Steamboat Photos, page 9
Steamboat S.R. VANMETRE
S. R. VAN METRE
Way's Packet Directory Number 4899
In 1888 the hull was built at Murraysville, West Virginia the construction was completed at Marietta, Ohio.
98 tons. 112 x 18.3 x 3.4.
Named for a Marietta merchant, and ran Marietta-Zanesville, under Captain O. J. Stowe during the first two years.
Damaged by fire at Lowell, Ohio, in 1889.
Ran Vanceburg-Maysville on the Ohio.
Sold 1894 to Captain D.W. Wisherd who ran her in the Quincy-Keokuk-Burlington trade and continued there until she was destroyed by fire while laid up in at Quincy, Illinois on the Mississippi River at Quincy Bay on March 1, 1899.
Keokuk, Iowa, lock closing as seen from the hurricane roof on a steamboat
Keokuk, Iowa lock Number 19 (see article about the Lock and Dam below) is closing on the right as seen from the "hurricane roof" of a steamboat.
The "texas" cabin with pilot house above are on the left, "hog posts" hold up the trusses that keep the hull from sagging (see wikipedia article below).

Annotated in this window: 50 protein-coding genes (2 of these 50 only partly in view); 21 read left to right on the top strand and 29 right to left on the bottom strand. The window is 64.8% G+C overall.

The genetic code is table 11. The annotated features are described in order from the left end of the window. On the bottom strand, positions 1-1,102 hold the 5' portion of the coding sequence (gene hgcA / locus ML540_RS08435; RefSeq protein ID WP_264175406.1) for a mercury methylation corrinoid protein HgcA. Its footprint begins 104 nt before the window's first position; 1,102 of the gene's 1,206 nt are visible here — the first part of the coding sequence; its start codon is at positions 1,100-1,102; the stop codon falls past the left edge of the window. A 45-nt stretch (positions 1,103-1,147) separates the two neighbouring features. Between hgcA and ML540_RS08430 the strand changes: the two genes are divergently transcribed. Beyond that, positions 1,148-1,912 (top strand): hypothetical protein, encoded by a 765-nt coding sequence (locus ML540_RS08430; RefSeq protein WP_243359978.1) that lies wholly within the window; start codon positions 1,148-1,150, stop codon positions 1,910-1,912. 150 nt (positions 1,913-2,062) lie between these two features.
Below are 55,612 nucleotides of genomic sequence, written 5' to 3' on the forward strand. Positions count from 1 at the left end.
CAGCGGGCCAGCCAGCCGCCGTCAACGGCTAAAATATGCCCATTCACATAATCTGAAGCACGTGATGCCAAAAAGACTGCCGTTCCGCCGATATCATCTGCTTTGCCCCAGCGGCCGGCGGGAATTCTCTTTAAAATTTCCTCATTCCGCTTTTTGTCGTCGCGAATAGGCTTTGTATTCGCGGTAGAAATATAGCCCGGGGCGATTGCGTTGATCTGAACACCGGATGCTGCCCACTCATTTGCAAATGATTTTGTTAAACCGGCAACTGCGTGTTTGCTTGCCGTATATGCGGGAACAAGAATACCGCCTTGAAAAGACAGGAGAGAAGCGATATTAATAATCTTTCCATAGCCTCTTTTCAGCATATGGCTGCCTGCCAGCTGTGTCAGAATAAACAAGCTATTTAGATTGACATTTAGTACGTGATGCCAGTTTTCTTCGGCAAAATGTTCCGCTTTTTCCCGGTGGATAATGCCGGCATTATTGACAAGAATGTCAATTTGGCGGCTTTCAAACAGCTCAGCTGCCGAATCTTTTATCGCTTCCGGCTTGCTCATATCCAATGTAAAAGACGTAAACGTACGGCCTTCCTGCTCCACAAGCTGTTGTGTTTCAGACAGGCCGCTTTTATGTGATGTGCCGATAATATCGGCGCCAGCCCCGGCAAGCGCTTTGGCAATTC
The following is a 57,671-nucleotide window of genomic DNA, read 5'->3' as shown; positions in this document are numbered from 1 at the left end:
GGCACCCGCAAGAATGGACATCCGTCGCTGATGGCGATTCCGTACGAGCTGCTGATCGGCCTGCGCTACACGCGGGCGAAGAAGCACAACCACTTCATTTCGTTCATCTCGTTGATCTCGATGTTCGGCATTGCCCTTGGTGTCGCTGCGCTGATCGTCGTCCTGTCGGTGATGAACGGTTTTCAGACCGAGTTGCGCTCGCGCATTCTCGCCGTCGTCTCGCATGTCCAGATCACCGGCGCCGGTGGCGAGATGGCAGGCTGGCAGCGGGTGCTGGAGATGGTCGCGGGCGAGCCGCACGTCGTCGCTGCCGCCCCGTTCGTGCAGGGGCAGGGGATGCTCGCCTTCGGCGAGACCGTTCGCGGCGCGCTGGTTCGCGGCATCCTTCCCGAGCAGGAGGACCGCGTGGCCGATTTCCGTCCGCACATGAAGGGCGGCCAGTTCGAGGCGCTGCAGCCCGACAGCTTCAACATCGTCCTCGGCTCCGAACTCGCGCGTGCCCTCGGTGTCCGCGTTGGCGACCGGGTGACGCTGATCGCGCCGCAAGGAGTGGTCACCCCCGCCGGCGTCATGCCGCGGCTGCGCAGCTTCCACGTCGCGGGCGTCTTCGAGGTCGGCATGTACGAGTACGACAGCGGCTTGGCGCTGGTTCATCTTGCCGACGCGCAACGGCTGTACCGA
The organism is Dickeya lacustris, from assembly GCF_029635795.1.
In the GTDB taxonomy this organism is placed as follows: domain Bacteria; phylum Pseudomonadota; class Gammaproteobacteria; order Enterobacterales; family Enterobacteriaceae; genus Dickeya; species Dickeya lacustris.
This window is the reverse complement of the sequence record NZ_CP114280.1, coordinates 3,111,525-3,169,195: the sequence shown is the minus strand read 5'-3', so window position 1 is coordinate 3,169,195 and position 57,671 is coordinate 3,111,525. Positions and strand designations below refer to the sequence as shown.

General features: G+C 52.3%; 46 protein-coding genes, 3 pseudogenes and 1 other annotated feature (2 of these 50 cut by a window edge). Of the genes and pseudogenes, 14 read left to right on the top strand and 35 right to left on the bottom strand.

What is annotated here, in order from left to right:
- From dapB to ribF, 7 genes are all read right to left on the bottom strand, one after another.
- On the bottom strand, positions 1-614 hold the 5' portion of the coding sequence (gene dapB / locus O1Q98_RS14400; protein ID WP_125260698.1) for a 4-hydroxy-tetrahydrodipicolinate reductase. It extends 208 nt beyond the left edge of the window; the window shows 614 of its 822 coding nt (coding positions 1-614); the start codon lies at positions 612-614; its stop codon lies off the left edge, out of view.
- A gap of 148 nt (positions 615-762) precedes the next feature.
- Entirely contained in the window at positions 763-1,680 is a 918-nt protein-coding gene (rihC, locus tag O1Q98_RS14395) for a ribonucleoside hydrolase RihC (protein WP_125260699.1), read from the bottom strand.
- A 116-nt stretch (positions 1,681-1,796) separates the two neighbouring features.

Hog chains were a technological device that permitted riverboats to have lightly built hulls so they could travel in shallow water.
It was advantageous for river vessels to operate in very shallow water, so that work could be done at all seasons and in areas that lacked deeper rivers. This required flat-bottomed boats with lightly built hulls. However, the hulls tended to bend out of shape over time, particularly with sternwheelers, which had heavy components at stern (the sternwheel) and also towards the bow (the boilers).